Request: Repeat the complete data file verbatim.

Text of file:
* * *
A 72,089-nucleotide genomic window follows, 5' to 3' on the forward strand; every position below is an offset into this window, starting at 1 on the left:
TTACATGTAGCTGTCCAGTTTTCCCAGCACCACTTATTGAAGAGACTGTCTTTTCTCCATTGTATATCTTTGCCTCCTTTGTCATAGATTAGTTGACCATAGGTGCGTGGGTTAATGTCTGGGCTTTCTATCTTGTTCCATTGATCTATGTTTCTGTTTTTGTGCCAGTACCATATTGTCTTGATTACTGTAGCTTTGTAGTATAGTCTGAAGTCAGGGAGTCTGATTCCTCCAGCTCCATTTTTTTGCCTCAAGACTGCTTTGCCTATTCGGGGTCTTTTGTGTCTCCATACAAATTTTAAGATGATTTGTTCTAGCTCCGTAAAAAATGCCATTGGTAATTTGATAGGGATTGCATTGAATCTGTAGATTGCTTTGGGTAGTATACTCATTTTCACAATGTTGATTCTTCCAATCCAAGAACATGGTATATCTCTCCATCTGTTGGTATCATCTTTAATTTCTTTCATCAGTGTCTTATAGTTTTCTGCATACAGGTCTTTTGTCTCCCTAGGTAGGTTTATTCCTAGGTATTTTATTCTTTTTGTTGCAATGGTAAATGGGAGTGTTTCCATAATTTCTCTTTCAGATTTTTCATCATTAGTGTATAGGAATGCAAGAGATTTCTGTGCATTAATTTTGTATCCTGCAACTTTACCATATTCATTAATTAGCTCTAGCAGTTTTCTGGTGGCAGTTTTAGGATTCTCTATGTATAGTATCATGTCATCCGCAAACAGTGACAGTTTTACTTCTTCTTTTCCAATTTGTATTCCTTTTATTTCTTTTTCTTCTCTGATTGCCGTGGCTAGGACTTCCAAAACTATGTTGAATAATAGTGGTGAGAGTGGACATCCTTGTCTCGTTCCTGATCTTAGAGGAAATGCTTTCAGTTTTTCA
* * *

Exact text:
A 72,089-nucleotide genomic window follows, 5' to 3' on the forward strand; every position below is an offset into this window, starting at 1 on the left:
TTACATGTAGCTGTCCAGTTTTCCCAGCACCACTTATTGAAGAGACTGTCTTTTCTCCATTGTATATCTTTGCCTCCTTTGTCATAGATTAGTTGACCATAGGTGCGTGGGTTAATGTCTGGGCTTTCTATCTTGTTCCATTGATCTATGTTTCTGTTTTTGTGCCAGTACCATATTGTCTTGATTACTGTAGCTTTGTAGTATAGTCTGAAGTCAGGGAGTCTGATTCCTCCAGCTCCATTTTTTTGCCTCAAGACTGCTTTGCCTATTCGGGGTCTTTTGTGTCTCCATACAAATTTTAAGATGATTTGTTCTAGCTCCGTAAAAAATGCCATTGGTAATTTGATAGGGATTGCATTGAATCTGTAGATTGCTTTGGGTAGTATACTCATTTTCACAATGTTGATTCTTCCAATCCAAGAACATGGTATATCTCTCCATCTGTTGGTATCATCTTTAATTTCTTTCATCAGTGTCTTATAGTTTTCTGCATACAGGTCTTTTGTCTCCCTAGGTAGGTTTATTCCTAGGTATTTTATTCTTTTTGTTGCAATGGTAAATGGGAGTGTTTCCATAATTTCTCTTTCAGATTTTTCATCATTAGTGTATAGGAATGCAAGAGATTTCTGTGCATTAATTTTGTATCCTGCAACTTTACCATATTCATTAATTAGCTCTAGCAGTTTTCTGGTGGCAGTTTTAGGATTCTCTATGTATAGTATCATGTCATCCGCAAACAGTGACAGTTTTACTTCTTCTTTTCCAATTTGTATTCCTTTTATTTCTTTTTCTTCTCTGATTGCCGTGGCTAGGACTTCCAAAACTATGTTGAATAATAGTGGTGAGAGTGGACATCCTTGTCTCGTTCCTGATCTTAGAGGAAATGCTTTCAGTTTTTCA